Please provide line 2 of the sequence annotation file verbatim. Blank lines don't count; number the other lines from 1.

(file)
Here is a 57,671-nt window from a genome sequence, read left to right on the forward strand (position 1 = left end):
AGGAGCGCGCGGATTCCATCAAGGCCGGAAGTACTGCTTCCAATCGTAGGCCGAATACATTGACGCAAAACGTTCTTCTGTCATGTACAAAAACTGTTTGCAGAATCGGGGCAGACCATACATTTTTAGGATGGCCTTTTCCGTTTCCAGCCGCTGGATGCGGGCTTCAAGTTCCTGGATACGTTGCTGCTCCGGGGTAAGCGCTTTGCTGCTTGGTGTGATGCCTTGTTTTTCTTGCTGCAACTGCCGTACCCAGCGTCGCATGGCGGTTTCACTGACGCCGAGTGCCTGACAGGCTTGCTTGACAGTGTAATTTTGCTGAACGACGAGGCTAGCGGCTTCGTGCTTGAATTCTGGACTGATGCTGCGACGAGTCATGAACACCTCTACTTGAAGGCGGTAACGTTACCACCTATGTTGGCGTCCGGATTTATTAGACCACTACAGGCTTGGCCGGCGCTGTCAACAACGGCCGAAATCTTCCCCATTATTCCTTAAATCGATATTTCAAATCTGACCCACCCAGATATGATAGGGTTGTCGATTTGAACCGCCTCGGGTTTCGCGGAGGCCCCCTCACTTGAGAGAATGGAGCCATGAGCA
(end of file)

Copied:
AGGAGCGCGCGGATTCCATCAAGGCCGGAAGTACTGCTTCCAATCGTAGGCCGAATACATTGACGCAAAACGTTCTTCTGTCATGTACAAAAACTGTTTGCAGAATCGGGGCAGACCATACATTTTTAGGATGGCCTTTTCCGTTTCCAGCCGCTGGATGCGGGCTTCAAGTTCCTGGATACGTTGCTGCTCCGGGGTAAGCGCTTTGCTGCTTGGTGTGATGCCTTGTTTTTCTTGCTGCAACTGCCGTACCCAGCGTCGCATGGCGGTTTCACTGACGCCGAGTGCCTGACAGGCTTGCTTGACAGTGTAATTTTGCTGAACGACGAGGCTAGCGGCTTCGTGCTTGAATTCTGGACTGATGCTGCGACGAGTCATGAACACCTCTACTTGAAGGCGGTAACGTTACCACCTATGTTGGCGTCCGGATTTATTAGACCACTACAGGCTTGGCCGGCGCTGTCAACAACGGCCGAAATCTTCCCCATTATTCCTTAAATCGATATTTCAAATCTGACCCACCCAGATATGATAGGGTTGTCGATTTGAACCGCCTCGGGTTTCGCGGAGGCCCCCTCACTTGAGAGAATGGAGCCATGAGCA